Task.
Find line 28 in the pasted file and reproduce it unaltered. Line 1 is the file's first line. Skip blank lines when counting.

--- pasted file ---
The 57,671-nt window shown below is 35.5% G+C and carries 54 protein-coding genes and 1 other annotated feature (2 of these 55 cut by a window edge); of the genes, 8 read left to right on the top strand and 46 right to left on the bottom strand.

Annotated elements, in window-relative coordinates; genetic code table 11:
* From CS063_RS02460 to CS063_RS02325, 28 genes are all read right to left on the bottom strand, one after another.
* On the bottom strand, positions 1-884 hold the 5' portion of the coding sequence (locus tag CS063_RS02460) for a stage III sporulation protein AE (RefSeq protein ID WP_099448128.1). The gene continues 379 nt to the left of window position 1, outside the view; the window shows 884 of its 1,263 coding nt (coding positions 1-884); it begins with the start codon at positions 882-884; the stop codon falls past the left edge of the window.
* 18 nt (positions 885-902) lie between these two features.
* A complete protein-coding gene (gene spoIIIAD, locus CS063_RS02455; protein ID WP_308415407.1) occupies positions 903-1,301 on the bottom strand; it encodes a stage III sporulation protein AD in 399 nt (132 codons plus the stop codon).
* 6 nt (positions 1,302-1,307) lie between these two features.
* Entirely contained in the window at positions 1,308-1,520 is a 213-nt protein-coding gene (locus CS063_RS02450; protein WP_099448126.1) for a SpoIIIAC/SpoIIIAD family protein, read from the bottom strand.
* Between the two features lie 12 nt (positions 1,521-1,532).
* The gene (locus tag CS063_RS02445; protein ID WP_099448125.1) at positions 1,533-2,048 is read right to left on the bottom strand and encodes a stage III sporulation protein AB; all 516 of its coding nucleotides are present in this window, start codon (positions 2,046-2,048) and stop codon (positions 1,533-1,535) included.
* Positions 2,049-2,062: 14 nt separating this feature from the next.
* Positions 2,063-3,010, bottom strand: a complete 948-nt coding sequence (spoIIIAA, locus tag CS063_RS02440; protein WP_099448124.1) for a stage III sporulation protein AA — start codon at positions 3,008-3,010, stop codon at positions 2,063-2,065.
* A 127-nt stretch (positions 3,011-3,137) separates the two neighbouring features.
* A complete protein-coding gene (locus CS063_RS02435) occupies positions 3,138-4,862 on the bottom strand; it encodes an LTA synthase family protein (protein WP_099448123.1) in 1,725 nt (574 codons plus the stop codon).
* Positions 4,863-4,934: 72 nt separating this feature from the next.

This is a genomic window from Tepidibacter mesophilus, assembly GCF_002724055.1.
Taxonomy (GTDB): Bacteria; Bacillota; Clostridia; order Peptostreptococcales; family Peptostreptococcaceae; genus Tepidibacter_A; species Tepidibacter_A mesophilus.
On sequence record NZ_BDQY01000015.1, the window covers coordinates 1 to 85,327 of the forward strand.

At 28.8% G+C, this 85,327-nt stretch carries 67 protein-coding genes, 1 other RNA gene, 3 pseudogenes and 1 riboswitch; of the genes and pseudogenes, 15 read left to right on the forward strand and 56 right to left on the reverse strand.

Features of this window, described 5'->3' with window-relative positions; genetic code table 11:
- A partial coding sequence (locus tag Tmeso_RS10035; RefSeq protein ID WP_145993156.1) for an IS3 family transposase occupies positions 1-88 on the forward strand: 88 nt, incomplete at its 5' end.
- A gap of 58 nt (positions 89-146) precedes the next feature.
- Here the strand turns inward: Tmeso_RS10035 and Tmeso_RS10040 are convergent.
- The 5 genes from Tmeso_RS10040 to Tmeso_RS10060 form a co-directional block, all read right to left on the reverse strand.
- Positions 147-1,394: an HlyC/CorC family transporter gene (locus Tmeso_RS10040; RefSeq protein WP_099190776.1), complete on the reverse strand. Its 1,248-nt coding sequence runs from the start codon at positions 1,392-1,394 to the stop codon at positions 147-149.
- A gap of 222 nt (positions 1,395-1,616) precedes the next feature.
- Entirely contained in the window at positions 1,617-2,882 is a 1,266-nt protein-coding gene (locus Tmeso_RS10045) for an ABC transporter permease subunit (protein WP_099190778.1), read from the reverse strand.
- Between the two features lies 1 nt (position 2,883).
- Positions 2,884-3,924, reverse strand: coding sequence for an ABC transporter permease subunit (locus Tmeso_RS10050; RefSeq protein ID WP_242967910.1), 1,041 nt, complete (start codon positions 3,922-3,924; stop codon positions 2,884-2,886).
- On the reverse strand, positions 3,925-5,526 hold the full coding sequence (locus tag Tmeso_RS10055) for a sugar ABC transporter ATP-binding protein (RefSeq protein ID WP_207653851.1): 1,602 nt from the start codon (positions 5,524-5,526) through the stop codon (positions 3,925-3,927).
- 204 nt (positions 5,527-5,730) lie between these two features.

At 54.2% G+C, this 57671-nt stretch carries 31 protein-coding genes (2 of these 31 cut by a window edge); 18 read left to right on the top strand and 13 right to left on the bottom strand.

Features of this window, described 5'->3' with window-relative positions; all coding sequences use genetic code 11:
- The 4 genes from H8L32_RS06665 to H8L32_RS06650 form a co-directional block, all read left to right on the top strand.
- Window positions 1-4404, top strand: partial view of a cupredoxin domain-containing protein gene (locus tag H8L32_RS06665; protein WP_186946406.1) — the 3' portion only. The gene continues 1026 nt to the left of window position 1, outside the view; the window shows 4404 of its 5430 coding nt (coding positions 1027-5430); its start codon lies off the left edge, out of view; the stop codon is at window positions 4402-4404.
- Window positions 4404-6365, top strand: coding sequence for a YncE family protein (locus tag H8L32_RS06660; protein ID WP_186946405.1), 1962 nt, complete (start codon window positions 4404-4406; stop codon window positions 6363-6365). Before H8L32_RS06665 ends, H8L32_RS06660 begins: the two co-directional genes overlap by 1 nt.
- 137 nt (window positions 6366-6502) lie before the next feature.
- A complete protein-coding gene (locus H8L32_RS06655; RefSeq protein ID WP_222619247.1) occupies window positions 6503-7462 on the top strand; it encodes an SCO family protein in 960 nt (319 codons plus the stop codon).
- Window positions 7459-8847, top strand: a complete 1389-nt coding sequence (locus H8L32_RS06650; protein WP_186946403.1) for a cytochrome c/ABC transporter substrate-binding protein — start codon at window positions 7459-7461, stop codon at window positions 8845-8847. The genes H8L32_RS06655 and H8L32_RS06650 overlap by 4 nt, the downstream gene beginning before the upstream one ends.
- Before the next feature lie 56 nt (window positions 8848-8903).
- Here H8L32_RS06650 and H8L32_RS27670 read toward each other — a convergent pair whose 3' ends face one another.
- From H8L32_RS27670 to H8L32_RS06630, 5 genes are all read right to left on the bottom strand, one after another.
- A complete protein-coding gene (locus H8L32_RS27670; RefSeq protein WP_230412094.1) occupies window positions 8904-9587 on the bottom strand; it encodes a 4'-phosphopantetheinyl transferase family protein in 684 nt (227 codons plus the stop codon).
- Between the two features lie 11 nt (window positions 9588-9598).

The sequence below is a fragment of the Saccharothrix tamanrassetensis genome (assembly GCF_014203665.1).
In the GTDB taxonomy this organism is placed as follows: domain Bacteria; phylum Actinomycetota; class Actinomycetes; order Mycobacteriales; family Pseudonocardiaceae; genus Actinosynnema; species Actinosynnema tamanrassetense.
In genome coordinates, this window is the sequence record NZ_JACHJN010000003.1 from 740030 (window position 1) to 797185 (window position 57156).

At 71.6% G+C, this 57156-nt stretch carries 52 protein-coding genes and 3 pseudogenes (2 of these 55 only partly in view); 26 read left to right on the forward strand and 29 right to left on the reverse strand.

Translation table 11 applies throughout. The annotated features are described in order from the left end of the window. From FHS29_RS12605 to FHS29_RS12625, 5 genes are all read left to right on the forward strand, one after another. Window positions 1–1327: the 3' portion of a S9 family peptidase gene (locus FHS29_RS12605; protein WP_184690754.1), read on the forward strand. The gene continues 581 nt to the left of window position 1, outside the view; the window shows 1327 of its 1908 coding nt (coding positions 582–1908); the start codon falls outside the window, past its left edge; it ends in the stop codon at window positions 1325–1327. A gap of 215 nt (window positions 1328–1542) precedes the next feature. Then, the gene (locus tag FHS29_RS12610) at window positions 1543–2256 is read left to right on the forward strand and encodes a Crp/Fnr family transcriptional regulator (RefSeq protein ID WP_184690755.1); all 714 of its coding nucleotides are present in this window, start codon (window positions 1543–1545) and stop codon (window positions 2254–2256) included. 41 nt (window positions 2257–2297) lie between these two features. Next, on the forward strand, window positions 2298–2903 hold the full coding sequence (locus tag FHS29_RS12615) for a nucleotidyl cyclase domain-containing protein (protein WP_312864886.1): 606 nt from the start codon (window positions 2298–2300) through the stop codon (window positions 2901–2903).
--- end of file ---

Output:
- Between the two features lies 1 nt (position 2,883).